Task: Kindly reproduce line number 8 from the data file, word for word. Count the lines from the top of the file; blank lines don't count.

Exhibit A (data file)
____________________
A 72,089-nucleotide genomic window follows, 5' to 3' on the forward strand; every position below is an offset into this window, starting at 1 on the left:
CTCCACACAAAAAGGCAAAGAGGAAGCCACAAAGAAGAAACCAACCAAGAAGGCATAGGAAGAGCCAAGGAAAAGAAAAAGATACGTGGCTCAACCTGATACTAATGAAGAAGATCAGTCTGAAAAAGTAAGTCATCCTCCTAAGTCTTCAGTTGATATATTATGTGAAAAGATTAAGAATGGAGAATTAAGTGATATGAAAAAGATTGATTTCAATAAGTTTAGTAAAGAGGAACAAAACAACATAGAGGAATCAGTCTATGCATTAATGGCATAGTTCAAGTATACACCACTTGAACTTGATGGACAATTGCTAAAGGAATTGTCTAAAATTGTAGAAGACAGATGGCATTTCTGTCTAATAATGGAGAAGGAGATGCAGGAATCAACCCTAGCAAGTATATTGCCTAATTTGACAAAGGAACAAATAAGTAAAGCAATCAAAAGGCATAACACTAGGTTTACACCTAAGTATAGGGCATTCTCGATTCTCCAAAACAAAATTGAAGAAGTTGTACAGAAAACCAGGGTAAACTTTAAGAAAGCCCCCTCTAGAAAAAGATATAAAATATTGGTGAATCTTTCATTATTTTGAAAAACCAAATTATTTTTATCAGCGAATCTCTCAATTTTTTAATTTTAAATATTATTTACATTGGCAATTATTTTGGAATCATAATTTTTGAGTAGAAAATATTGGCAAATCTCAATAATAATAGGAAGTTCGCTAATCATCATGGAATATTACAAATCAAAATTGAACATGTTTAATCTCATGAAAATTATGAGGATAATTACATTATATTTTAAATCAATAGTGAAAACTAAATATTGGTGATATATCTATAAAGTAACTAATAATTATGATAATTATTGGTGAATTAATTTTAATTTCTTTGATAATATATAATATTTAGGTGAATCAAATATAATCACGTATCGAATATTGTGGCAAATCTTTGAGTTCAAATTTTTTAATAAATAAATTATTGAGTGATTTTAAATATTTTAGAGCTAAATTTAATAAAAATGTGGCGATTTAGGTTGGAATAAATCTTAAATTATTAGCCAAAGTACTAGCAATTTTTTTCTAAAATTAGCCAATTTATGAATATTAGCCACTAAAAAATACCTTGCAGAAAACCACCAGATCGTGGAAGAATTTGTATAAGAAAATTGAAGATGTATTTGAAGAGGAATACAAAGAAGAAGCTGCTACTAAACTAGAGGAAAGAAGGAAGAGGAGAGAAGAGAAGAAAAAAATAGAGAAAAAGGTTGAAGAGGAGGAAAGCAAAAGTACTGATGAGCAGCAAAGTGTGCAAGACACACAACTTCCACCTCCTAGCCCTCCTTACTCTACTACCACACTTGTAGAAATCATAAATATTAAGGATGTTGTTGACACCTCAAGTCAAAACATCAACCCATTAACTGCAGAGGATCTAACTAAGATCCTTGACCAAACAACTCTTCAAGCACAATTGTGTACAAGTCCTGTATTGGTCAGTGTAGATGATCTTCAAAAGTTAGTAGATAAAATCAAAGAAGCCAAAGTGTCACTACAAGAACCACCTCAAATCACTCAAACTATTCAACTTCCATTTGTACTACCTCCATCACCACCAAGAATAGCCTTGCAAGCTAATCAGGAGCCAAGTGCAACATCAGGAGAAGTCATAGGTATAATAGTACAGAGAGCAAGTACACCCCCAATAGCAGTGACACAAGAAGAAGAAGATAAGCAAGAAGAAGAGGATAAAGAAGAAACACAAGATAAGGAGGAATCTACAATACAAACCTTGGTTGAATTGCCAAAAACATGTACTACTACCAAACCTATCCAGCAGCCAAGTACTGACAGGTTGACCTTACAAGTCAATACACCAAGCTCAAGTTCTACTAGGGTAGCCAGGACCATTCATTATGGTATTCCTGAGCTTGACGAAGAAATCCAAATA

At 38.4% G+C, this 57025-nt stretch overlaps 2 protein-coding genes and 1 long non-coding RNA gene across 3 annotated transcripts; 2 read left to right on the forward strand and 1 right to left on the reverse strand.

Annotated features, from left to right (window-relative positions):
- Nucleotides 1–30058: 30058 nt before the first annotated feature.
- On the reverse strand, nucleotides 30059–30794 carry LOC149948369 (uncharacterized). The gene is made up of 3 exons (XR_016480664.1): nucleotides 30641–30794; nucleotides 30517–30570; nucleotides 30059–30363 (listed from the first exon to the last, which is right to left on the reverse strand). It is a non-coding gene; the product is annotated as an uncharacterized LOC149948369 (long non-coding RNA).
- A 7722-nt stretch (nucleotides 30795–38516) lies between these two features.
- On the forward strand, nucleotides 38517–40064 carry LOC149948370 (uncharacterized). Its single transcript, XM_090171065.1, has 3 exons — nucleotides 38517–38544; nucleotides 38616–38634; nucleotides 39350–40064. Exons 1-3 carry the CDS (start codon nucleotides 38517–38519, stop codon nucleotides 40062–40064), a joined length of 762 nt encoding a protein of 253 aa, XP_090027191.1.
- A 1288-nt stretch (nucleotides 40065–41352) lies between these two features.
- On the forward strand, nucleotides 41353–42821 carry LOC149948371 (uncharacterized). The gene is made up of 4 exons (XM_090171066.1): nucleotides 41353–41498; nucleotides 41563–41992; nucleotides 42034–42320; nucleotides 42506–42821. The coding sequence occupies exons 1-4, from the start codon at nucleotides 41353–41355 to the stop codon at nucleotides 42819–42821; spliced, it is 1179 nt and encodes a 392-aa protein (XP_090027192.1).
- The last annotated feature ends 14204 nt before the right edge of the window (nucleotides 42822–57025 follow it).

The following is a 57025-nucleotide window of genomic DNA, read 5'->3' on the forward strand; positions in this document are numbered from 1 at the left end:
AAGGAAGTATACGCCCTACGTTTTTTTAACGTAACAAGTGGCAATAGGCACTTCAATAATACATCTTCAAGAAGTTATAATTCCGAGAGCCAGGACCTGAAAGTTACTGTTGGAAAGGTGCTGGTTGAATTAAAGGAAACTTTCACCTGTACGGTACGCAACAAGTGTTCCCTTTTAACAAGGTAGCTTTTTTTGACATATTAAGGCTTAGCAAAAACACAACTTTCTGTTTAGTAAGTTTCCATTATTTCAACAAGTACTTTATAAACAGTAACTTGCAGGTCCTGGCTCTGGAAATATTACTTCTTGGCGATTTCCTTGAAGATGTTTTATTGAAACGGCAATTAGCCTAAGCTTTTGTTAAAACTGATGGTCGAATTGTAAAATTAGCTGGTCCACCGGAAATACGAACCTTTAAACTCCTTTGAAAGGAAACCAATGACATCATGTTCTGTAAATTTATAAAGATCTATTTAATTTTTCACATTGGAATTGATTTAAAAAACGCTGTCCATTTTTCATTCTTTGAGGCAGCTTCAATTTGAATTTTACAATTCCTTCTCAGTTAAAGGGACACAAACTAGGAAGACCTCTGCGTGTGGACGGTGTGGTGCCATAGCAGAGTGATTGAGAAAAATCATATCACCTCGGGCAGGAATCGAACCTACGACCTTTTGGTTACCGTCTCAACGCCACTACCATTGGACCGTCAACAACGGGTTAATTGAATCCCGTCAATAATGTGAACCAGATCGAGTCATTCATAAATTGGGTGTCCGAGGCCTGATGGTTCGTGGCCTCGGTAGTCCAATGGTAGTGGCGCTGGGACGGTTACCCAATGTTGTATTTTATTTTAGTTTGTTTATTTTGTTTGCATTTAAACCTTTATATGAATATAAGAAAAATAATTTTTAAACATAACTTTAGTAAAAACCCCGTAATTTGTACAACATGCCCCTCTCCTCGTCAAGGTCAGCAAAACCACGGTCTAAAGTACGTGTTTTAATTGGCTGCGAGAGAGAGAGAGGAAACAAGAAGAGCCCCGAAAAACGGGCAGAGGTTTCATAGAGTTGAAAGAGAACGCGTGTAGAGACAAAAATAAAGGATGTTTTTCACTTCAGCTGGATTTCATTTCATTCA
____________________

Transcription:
- On the forward strand, nucleotides 38517–40064 carry LOC149948370 (uncharacterized). Its single transcript, XM_090171065.1, has 3 exons — nucleotides 38517–38544; nucleotides 38616–38634; nucleotides 39350–40064. Exons 1-3 carry the CDS (start codon nucleotides 38517–38519, stop codon nucleotides 40062–40064), a joined length of 762 nt encoding a protein of 253 aa, XP_090027191.1.